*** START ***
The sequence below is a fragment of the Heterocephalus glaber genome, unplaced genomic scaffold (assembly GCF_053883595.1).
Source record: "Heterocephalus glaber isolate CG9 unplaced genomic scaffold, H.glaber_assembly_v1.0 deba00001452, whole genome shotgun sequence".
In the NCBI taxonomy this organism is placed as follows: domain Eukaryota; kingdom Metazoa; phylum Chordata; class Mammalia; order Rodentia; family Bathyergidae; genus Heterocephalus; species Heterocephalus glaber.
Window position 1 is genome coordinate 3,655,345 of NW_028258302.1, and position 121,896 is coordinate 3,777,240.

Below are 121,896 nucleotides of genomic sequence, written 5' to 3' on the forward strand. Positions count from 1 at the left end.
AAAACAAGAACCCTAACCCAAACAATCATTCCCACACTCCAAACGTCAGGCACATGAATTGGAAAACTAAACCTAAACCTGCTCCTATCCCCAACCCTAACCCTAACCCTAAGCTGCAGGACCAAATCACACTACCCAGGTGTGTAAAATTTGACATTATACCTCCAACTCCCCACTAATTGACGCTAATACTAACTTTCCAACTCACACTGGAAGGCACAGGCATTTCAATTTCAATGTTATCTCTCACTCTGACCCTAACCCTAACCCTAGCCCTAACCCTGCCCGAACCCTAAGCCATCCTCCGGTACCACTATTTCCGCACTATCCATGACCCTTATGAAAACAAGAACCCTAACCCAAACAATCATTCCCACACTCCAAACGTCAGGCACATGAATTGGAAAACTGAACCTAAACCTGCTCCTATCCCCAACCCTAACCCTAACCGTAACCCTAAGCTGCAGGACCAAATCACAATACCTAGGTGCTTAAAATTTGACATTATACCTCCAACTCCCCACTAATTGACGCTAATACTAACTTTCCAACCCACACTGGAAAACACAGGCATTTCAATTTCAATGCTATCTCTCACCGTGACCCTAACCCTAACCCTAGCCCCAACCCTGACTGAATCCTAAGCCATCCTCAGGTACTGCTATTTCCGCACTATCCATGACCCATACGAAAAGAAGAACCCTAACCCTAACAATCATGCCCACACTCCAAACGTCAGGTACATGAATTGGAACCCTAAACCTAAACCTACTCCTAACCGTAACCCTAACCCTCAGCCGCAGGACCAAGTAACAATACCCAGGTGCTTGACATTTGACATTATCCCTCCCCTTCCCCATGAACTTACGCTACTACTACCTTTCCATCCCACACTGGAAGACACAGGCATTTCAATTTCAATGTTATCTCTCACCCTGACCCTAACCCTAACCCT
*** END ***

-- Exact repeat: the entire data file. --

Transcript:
The sequence below is a fragment of the Heterocephalus glaber genome, unplaced genomic scaffold (assembly GCF_053883595.1).
Source record: "Heterocephalus glaber isolate CG9 unplaced genomic scaffold, H.glaber_assembly_v1.0 deba00001452, whole genome shotgun sequence".
In the NCBI taxonomy this organism is placed as follows: domain Eukaryota; kingdom Metazoa; phylum Chordata; class Mammalia; order Rodentia; family Bathyergidae; genus Heterocephalus; species Heterocephalus glaber.
Window position 1 is genome coordinate 3,655,345 of NW_028258302.1, and position 121,896 is coordinate 3,777,240.

Below are 121,896 nucleotides of genomic sequence, written 5' to 3' on the forward strand. Positions count from 1 at the left end.
AAAACAAGAACCCTAACCCAAACAATCATTCCCACACTCCAAACGTCAGGCACATGAATTGGAAAACTAAACCTAAACCTGCTCCTATCCCCAACCCTAACCCTAACCCTAAGCTGCAGGACCAAATCACACTACCCAGGTGTGTAAAATTTGACATTATACCTCCAACTCCCCACTAATTGACGCTAATACTAACTTTCCAACTCACACTGGAAGGCACAGGCATTTCAATTTCAATGTTATCTCTCACTCTGACCCTAACCCTAACCCTAGCCCTAACCCTGCCCGAACCCTAAGCCATCCTCCGGTACCACTATTTCCGCACTATCCATGACCCTTATGAAAACAAGAACCCTAACCCAAACAATCATTCCCACACTCCAAACGTCAGGCACATGAATTGGAAAACTGAACCTAAACCTGCTCCTATCCCCAACCCTAACCCTAACCGTAACCCTAAGCTGCAGGACCAAATCACAATACCTAGGTGCTTAAAATTTGACATTATACCTCCAACTCCCCACTAATTGACGCTAATACTAACTTTCCAACCCACACTGGAAAACACAGGCATTTCAATTTCAATGCTATCTCTCACCGTGACCCTAACCCTAACCCTAGCCCCAACCCTGACTGAATCCTAAGCCATCCTCAGGTACTGCTATTTCCGCACTATCCATGACCCATACGAAAAGAAGAACCCTAACCCTAACAATCATGCCCACACTCCAAACGTCAGGTACATGAATTGGAACCCTAAACCTAAACCTACTCCTAACCGTAACCCTAACCCTCAGCCGCAGGACCAAGTAACAATACCCAGGTGCTTGACATTTGACATTATCCCTCCCCTTCCCCATGAACTTACGCTACTACTACCTTTCCATCCCACACTGGAAGACACAGGCATTTCAATTTCAATGTTATCTCTCACCCTGACCCTAACCCTAACCCT